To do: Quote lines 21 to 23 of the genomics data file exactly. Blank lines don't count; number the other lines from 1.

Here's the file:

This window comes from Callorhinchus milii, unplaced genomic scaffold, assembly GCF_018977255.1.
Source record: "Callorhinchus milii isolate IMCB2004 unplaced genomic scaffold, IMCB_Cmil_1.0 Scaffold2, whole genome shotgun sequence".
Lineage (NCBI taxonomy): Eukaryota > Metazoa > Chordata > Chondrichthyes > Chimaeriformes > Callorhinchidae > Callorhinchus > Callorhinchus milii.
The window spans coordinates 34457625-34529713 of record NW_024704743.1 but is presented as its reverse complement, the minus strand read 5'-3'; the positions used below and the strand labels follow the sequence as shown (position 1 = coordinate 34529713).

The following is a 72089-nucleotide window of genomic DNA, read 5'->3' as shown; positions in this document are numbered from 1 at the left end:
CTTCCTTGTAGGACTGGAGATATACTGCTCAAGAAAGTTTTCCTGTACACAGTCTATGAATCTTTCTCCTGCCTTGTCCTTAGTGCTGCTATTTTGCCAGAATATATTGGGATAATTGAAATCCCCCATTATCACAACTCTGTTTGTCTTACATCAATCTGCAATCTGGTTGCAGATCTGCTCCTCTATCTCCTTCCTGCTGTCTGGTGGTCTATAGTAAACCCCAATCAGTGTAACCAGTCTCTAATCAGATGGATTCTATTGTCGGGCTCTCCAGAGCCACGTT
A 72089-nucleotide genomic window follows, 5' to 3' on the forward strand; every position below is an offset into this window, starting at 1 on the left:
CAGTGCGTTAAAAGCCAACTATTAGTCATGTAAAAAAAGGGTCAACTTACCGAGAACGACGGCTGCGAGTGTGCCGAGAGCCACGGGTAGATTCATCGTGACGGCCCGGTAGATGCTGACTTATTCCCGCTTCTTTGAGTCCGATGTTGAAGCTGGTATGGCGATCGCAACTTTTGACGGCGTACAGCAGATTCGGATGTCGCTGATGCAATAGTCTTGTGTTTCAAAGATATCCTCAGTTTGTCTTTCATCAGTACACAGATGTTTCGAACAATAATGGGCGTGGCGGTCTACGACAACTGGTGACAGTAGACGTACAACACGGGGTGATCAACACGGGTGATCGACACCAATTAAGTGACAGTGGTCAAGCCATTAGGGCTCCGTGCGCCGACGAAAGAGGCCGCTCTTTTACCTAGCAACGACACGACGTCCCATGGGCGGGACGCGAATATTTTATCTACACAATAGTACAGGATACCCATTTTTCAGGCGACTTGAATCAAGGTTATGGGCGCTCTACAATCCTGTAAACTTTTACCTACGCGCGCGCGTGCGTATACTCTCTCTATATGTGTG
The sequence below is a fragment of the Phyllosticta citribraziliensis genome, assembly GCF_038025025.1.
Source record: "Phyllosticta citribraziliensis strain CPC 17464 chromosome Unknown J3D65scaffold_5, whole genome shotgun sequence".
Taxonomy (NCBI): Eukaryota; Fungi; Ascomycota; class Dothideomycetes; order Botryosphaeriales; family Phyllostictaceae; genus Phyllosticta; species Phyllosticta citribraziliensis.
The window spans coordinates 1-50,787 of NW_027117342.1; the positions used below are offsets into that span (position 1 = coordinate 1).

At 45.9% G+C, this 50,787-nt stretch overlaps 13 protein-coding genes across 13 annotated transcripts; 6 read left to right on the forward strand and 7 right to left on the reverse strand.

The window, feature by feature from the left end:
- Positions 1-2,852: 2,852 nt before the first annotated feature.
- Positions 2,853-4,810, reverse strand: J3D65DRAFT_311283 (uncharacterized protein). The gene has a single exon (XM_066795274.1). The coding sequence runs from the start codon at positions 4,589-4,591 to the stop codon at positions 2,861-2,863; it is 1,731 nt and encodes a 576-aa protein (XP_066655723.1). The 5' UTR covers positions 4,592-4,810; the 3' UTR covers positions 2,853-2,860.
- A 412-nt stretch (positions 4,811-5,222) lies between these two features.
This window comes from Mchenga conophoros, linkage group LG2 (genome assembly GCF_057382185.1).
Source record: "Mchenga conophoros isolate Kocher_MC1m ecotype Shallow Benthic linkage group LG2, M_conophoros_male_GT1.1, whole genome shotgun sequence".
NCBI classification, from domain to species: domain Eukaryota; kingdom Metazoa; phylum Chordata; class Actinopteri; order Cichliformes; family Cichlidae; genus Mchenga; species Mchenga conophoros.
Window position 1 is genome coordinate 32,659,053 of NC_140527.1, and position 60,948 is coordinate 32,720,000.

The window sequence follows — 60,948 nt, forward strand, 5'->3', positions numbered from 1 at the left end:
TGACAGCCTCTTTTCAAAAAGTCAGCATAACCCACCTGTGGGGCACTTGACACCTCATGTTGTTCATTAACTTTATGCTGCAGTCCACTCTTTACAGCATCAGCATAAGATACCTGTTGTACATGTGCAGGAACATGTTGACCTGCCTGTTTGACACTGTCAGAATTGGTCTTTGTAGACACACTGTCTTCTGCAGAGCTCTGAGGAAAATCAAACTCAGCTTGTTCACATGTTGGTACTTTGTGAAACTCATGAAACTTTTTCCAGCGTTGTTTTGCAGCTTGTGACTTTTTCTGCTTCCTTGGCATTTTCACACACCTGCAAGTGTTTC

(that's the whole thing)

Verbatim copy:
Window position 1 is genome coordinate 32,659,053 of NC_140527.1, and position 60,948 is coordinate 32,720,000.

The window sequence follows — 60,948 nt, forward strand, 5'->3', positions numbered from 1 at the left end:
TGACAGCCTCTTTTCAAAAAGTCAGCATAACCCACCTGTGGGGCACTTGACACCTCATGTTGTTCATTAACTTTATGCTGCAGTCCACTCTTTACAGCATCAGCATAAGATACCTGTTGTACATGTGCAGGAACATGTTGACCTGCCTGTTTGACACTGTCAGAATTGGTCTTTGTAGACACACTGTCTTCTGCAGAGCTCTGAGGAAAATCAAACTCAGCTTGTTCACATGTTGGTACTTTGTGAAACTCATGAAACTTTTTCCAGCGTTGTTTTGCAGCTTGTGACTTTTTCTGCTTCCTTGGCATTTTCACACACCTGCAAGTGTTTC